6. Favorable Tax Treatment: Wyoming has no state corporate income tax, which can be a significant advantage for businesses looking to minimize their tax burden. Wyoming does not tax out-of-state income, which means that even if the majority of your business is conducted elsewhere, it won’t be taxed by the state.
  7. Business-friendly Environment: Wyoming has a reputation for being a business-friendly state, with a relatively simple and straightforward process for incorporating a business.
  8. Certificate Of Good Standing is FREE: Unlike many other states, including Delaware, Certificate Of Good Standing for an LLC or Corporation is free of charge in Wyoming and can be easily obtained online at the Wyoming Secretary of State’s website.
  9. Annual Report Due Date: Annual Reports for corporations and LLCs are due on the first day of the anniversary month of formation. For example, if your ‘initial filing’ date is December 30th, your Annual Report is due December 1st of each year.

Potential disadvantages of a Wyoming close corporation

Generally, Wyoming Close Corporations are viewed as a favorable and versatile option for small to medium-sized businesses. However, there could be some drawbacks, such as:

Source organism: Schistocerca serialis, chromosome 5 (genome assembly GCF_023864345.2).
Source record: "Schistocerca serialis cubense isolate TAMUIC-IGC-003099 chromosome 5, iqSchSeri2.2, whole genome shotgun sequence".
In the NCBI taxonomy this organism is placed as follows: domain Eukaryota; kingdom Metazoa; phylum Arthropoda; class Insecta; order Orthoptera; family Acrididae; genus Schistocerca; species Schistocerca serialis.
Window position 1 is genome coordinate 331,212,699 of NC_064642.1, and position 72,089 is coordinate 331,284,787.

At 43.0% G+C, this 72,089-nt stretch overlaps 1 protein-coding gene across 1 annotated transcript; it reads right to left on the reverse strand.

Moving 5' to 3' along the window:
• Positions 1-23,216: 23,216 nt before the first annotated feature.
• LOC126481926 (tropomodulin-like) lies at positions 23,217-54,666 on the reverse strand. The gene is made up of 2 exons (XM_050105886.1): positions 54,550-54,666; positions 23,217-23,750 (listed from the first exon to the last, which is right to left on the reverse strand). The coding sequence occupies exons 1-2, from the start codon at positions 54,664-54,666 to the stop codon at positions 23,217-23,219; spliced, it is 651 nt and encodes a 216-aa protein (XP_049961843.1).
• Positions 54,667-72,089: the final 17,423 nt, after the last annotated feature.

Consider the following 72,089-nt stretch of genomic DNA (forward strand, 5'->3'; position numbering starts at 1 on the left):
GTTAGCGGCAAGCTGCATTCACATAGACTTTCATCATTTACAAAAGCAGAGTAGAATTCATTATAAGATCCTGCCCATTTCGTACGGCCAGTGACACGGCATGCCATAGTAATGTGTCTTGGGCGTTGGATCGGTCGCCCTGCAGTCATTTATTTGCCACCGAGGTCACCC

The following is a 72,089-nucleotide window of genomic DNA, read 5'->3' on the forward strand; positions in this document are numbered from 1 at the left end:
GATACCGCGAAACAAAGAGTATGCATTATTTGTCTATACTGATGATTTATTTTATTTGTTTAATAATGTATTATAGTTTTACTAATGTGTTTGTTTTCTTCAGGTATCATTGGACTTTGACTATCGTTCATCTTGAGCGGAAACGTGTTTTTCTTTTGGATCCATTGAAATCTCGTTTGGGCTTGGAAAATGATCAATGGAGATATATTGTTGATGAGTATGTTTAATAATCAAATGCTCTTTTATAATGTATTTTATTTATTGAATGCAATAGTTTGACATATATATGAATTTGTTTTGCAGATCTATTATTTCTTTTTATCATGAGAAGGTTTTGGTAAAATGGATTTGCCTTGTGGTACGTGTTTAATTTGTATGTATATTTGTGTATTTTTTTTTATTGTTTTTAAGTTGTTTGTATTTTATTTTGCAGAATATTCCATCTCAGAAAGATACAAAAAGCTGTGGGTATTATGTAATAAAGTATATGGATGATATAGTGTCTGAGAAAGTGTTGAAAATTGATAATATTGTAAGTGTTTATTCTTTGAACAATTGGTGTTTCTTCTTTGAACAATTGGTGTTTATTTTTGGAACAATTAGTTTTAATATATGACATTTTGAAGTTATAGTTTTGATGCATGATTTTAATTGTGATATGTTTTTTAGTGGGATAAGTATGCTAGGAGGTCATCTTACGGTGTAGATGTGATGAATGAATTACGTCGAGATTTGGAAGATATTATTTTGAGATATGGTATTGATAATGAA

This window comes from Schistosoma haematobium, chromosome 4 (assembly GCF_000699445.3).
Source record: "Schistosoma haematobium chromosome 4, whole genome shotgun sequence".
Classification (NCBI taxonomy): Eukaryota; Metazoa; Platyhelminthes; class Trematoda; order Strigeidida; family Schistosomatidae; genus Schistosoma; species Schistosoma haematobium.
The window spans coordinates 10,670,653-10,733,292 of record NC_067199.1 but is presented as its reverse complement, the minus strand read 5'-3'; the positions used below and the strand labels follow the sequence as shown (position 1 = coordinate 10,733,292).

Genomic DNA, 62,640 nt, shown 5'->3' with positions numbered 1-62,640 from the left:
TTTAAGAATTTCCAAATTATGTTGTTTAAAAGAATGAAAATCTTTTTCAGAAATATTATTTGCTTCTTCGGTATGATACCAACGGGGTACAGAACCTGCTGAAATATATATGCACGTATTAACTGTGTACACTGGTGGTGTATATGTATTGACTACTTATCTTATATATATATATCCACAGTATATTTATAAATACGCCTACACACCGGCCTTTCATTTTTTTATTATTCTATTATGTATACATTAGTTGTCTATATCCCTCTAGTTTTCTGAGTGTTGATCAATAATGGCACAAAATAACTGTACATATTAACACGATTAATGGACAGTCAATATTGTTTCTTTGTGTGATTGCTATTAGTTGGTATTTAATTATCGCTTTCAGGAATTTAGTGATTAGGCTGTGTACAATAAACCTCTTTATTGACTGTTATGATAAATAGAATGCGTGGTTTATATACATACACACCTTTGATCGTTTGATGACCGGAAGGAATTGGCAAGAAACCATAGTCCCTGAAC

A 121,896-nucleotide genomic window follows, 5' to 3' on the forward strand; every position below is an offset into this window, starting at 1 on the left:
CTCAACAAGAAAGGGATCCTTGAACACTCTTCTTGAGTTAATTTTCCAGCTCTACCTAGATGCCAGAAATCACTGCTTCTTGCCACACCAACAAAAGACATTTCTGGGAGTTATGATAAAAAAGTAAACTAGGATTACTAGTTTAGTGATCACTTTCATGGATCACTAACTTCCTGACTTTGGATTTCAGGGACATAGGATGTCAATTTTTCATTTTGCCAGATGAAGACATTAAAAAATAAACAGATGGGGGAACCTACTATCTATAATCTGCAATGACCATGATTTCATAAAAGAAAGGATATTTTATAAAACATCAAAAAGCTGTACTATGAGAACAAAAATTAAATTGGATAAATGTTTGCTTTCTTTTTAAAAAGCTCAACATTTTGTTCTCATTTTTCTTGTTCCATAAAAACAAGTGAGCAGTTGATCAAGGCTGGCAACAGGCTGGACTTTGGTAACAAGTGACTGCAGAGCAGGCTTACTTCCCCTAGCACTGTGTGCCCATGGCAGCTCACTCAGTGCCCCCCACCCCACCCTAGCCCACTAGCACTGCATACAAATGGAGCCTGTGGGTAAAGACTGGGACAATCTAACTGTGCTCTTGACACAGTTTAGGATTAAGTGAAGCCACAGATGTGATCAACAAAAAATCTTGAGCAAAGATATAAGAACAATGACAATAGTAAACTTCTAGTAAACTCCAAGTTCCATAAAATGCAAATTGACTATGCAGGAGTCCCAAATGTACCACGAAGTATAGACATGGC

• Restrictions On Transferring Shares: Transfer of shares is prohibited except in stated circumstances in the Articles Of Incorporation.
  • Limited Access To Capital: The limit of 35 shareholders restricts the amount that can be raised from them.
  • The Requirement For Unanimous Consent On Major Decisions: The requirement for unanimous consent on major decisions may become a drawback.
  • Limited Communication: A Close Corporation assumes frequent communication with the company’s officers. If communication is lacking and there are no annual meetings or official announcements, it may be easy to become disconnected. Having increased reporting requirements can be beneficial in situations where shareholders are not as familiar with each other.

Taxation of Wyoming close corporations

Wyoming Close corporations are taxed like regular corporations as C-corps by default, incurring a 21% federal corporate income tax and shareholders paying taxes on dividends received. Wyoming offers a tax advantage, with no state corporate or individual income tax.

By filing Form 2553 with the IRS, close corporations in Wyoming can opt for S-corp status, avoiding corporate income tax as a pass-through entity. But, S-corp status requires paying a “reasonable salary” to any shareholder working for the corporation, which is subject to the 15.3% federal self-employment tax. It is important to consult with an accountant before deciding on S-corp status.